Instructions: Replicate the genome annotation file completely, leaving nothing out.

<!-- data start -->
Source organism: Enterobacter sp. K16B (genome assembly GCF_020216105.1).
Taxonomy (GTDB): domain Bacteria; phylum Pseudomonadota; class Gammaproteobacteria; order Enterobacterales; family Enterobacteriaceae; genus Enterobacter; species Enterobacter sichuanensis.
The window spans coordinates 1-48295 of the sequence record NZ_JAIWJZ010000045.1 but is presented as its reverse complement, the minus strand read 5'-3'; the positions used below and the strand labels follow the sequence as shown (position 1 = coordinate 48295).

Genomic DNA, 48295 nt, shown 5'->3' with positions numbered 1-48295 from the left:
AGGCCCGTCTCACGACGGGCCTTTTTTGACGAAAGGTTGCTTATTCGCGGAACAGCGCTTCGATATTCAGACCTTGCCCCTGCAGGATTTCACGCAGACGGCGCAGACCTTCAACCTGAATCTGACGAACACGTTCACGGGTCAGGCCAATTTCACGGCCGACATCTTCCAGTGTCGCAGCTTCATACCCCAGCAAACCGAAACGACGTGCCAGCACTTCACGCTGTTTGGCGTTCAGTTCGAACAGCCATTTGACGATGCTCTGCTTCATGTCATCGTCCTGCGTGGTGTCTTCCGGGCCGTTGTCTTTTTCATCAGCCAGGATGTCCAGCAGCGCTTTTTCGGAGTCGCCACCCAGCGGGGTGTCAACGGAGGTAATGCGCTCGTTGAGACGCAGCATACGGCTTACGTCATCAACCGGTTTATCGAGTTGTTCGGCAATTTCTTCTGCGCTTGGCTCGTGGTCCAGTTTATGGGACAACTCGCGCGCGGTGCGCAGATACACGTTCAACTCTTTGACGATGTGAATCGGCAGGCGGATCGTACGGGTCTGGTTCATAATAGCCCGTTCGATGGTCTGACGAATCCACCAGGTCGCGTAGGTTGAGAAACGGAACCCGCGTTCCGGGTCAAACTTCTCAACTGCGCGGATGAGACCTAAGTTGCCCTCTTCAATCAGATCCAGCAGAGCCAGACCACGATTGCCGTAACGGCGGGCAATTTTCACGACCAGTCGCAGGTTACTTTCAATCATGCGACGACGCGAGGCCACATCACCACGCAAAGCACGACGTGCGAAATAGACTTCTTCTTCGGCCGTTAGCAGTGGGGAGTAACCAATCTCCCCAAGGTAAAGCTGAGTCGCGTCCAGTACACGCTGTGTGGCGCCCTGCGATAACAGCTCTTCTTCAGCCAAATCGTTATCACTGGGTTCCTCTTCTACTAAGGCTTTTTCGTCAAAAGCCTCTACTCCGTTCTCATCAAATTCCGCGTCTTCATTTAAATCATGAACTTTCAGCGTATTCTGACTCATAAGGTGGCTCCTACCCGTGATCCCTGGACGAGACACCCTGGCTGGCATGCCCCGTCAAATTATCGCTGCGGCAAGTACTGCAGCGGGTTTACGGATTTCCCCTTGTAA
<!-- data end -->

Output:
Source organism: Enterobacter sp. K16B (genome assembly GCF_020216105.1).
Taxonomy (GTDB): domain Bacteria; phylum Pseudomonadota; class Gammaproteobacteria; order Enterobacterales; family Enterobacteriaceae; genus Enterobacter; species Enterobacter sichuanensis.
The window spans coordinates 1-48295 of the sequence record NZ_JAIWJZ010000045.1 but is presented as its reverse complement, the minus strand read 5'-3'; the positions used below and the strand labels follow the sequence as shown (position 1 = coordinate 48295).

Genomic DNA, 48295 nt, shown 5'->3' with positions numbered 1-48295 from the left:
AGGCCCGTCTCACGACGGGCCTTTTTTGACGAAAGGTTGCTTATTCGCGGAACAGCGCTTCGATATTCAGACCTTGCCCCTGCAGGATTTCACGCAGACGGCGCAGACCTTCAACCTGAATCTGACGAACACGTTCACGGGTCAGGCCAATTTCACGGCCGACATCTTCCAGTGTCGCAGCTTCATACCCCAGCAAACCGAAACGACGTGCCAGCACTTCACGCTGTTTGGCGTTCAGTTCGAACAGCCATTTGACGATGCTCTGCTTCATGTCATCGTCCTGCGTGGTGTCTTCCGGGCCGTTGTCTTTTTCATCAGCCAGGATGTCCAGCAGCGCTTTTTCGGAGTCGCCACCCAGCGGGGTGTCAACGGAGGTAATGCGCTCGTTGAGACGCAGCATACGGCTTACGTCATCAACCGGTTTATCGAGTTGTTCGGCAATTTCTTCTGCGCTTGGCTCGTGGTCCAGTTTATGGGACAACTCGCGCGCGGTGCGCAGATACACGTTCAACTCTTTGACGATGTGAATCGGCAGGCGGATCGTACGGGTCTGGTTCATAATAGCCCGTTCGATGGTCTGACGAATCCACCAGGTCGCGTAGGTTGAGAAACGGAACCCGCGTTCCGGGTCAAACTTCTCAACTGCGCGGATGAGACCTAAGTTGCCCTCTTCAATCAGATCCAGCAGAGCCAGACCACGATTGCCGTAACGGCGGGCAATTTTCACGACCAGTCGCAGGTTACTTTCAATCATGCGACGACGCGAGGCCACATCACCACGCAAAGCACGACGTGCGAAATAGACTTCTTCTTCGGCCGTTAGCAGTGGGGAGTAACCAATCTCCCCAAGGTAAAGCTGAGTCGCGTCCAGTACACGCTGTGTGGCGCCCTGCGATAACAGCTCTTCTTCAGCCAAATCGTTATCACTGGGTTCCTCTTCTACTAAGGCTTTTTCGTCAAAAGCCTCTACTCCGTTCTCATCAAATTCCGCGTCTTCATTTAAATCATGAACTTTCAGCGTATTCTGACTCATAAGGTGGCTCCTACCCGTGATCCCTGGACGAGACACCCTGGCTGGCATGCCCCGTCAAATTATCGCTGCGGCAAGTACTGCAGCGGGTTTACGGATTTCCCCTTGTAA